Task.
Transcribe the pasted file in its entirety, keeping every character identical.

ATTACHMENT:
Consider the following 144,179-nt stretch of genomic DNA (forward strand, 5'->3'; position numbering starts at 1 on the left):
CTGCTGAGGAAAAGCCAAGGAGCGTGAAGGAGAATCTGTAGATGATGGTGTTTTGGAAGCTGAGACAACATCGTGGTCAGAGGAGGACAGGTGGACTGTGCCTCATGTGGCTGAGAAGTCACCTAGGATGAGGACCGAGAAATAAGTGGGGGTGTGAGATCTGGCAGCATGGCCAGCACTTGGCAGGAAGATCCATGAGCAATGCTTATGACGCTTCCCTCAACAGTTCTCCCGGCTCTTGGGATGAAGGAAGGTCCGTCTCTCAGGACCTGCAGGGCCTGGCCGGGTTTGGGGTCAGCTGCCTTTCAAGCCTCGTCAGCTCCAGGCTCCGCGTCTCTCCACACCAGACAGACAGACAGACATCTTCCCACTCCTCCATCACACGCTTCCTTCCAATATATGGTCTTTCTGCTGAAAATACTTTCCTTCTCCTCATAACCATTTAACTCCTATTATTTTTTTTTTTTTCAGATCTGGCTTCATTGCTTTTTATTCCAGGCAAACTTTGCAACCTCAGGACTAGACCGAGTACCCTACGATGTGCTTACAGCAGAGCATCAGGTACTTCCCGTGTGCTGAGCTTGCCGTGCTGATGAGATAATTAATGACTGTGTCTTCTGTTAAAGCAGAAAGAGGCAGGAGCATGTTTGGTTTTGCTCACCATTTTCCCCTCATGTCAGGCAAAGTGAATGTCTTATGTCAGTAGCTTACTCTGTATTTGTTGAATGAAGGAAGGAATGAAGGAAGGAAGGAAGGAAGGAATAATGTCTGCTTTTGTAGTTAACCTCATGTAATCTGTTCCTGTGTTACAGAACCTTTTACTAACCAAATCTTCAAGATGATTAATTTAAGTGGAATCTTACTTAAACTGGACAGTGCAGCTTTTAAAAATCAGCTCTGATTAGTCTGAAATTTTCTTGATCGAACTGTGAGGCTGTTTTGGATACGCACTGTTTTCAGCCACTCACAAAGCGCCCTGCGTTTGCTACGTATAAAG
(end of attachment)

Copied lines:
Consider the following 144,179-nt stretch of genomic DNA (forward strand, 5'->3'; position numbering starts at 1 on the left):
CTGCTGAGGAAAAGCCAAGGAGCGTGAAGGAGAATCTGTAGATGATGGTGTTTTGGAAGCTGAGACAACATCGTGGTCAGAGGAGGACAGGTGGACTGTGCCTCATGTGGCTGAGAAGTCACCTAGGATGAGGACCGAGAAATAAGTGGGGGTGTGAGATCTGGCAGCATGGCCAGCACTTGGCAGGAAGATCCATGAGCAATGCTTATGACGCTTCCCTCAACAGTTCTCCCGGCTCTTGGGATGAAGGAAGGTCCGTCTCTCAGGACCTGCAGGGCCTGGCCGGGTTTGGGGTCAGCTGCCTTTCAAGCCTCGTCAGCTCCAGGCTCCGCGTCTCTCCACACCAGACAGACAGACAGACATCTTCCCACTCCTCCATCACACGCTTCCTTCCAATATATGGTCTTTCTGCTGAAAATACTTTCCTTCTCCTCATAACCATTTAACTCCTATTATTTTTTTTTTTTTCAGATCTGGCTTCATTGCTTTTTATTCCAGGCAAACTTTGCAACCTCAGGACTAGACCGAGTACCCTACGATGTGCTTACAGCAGAGCATCAGGTACTTCCCGTGTGCTGAGCTTGCCGTGCTGATGAGATAATTAATGACTGTGTCTTCTGTTAAAGCAGAAAGAGGCAGGAGCATGTTTGGTTTTGCTCACCATTTTCCCCTCATGTCAGGCAAAGTGAATGTCTTATGTCAGTAGCTTACTCTGTATTTGTTGAATGAAGGAAGGAATGAAGGAAGGAAGGAAGGAAGGAATAATGTCTGCTTTTGTAGTTAACCTCATGTAATCTGTTCCTGTGTTACAGAACCTTTTACTAACCAAATCTTCAAGATGATTAATTTAAGTGGAATCTTACTTAAACTGGACAGTGCAGCTTTTAAAAATCAGCTCTGATTAGTCTGAAATTTTCTTGATCGAACTGTGAGGCTGTTTTGGATACGCACTGTTTTCAGCCACTCACAAAGCGCCCTGCGTTTGCTACGTATAAAG